Privatisation means the transfer of assets from the public (government) sector to the private sector.
In the UK the process has led to a sizeable reduction in the size of the public sector. State-owned enterprises now contribute less than 2% of GDP and less than 1.5% of total employment.
List of Major Privatisations in the UK
Privatisation – Is it Good or Bad for Economic Efficiency?
Opponents of privatisation argued that state owned enterprises had already faced competition when part of the public sector and that in several instances the transfer of ownership merely replaced a public sector monopoly with a private sector monopoly that then required regulation.
There were criticisms that state assets were sold off by the government at too low a price and that the consequences of privatisation has been a decrease in investment and large scale reductions in employment as privatised businesses have sought to cut their operating costs.
Deregulation of markets
Deregulation involves opening up markets and encouraging the entry of new suppliers. Examples of this in the UK include the opening up of markets for bus services, household energy supplies, the liberalisation of household mail services and financial deregulation affecting both banks and building societies.
The expansion of the European Single Market has accelerated the process of market liberalisation. The Single Market seeks to promote four freedoms – namely the free movement of goods, services, financial capital and labour. In the long term we can expect to see the microeconomic effects of the EU Single Market working their way through many British markets and the general expectation is that competitive pressures for all businesses working inside the European Union will continue to intensify.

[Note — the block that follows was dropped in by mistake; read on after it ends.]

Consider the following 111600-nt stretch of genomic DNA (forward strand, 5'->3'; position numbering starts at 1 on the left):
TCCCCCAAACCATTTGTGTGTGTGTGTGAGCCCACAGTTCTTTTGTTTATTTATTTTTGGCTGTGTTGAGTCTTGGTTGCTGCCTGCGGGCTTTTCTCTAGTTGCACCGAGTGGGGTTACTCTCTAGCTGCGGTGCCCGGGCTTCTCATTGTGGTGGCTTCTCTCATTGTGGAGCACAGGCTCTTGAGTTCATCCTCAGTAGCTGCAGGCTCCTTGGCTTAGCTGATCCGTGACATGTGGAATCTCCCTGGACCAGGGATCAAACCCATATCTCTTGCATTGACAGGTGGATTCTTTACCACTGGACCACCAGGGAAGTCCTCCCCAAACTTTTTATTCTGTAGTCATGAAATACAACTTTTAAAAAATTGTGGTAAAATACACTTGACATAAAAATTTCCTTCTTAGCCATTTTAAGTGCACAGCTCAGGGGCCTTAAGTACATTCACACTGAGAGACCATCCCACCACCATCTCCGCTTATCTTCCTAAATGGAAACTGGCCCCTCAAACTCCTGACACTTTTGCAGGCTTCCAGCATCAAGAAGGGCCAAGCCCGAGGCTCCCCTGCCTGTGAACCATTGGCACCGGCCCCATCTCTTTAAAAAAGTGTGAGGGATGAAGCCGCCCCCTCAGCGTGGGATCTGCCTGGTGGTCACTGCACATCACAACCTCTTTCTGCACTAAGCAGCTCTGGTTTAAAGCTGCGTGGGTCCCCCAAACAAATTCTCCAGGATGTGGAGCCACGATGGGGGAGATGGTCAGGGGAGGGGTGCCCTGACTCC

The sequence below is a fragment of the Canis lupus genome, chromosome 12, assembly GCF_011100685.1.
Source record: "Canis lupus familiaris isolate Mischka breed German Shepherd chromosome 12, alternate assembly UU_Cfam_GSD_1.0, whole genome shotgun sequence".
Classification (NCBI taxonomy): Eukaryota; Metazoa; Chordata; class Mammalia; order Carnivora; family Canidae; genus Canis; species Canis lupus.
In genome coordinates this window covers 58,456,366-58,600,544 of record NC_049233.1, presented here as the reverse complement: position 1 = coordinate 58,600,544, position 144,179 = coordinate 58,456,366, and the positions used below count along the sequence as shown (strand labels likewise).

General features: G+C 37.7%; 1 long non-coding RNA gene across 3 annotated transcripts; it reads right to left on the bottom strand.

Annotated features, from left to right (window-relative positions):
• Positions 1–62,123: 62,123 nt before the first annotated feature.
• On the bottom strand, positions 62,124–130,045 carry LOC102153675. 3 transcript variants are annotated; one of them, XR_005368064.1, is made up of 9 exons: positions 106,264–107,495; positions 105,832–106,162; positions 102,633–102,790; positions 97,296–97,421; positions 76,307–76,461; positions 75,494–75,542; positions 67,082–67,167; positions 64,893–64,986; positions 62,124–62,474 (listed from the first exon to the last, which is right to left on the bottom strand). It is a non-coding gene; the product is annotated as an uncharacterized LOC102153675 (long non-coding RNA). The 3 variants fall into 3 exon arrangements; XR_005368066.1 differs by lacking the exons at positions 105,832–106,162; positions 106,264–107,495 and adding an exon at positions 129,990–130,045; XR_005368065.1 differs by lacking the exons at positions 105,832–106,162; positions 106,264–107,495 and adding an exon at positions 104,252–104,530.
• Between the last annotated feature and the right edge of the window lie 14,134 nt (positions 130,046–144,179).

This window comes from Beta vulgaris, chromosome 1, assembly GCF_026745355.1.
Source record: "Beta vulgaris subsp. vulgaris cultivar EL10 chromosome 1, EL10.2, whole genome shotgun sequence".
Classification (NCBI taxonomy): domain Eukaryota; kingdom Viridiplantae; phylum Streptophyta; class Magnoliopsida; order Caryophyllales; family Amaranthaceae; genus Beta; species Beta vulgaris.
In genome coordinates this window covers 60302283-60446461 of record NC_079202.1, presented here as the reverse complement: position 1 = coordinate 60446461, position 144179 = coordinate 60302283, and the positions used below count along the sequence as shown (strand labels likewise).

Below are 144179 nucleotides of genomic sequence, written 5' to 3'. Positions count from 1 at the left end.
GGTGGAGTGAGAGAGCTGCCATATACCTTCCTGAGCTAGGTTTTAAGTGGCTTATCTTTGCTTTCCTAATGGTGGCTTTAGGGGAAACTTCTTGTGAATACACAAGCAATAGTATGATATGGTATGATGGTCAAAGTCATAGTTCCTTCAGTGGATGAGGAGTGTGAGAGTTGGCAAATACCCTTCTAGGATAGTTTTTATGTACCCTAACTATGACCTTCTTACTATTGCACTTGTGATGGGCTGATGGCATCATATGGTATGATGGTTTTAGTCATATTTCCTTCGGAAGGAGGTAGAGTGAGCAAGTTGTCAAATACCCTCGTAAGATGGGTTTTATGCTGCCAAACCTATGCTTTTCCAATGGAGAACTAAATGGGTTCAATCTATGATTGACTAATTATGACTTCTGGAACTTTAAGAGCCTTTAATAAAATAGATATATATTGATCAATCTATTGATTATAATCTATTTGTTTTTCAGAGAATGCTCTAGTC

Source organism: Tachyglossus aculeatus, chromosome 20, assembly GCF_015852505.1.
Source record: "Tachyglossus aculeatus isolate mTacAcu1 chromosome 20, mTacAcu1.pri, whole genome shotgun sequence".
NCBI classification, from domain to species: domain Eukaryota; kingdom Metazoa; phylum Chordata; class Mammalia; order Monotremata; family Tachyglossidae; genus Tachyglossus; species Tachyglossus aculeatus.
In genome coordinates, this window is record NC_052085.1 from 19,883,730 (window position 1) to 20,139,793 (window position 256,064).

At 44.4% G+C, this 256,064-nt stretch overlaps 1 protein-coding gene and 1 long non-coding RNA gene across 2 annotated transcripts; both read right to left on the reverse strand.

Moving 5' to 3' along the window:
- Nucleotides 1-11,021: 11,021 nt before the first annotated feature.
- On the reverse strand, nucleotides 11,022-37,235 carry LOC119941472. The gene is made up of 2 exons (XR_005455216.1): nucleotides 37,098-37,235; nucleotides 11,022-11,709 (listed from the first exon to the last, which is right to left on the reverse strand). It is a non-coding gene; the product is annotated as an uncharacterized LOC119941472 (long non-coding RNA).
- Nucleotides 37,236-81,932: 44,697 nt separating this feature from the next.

Product market liberalisation involves breaking down barriers to entry, boost market supply, bring down prices for consumers, and encourage an increase in competition, investment and productivity leading to a rise in economic efficiency. In the long term, if product markets become more competitive and investment flows into these industries, there are macroeconomic implications for example an increase in an economy's underlying trend rate of economic growth which might contribute to an improvement in average standards of living.
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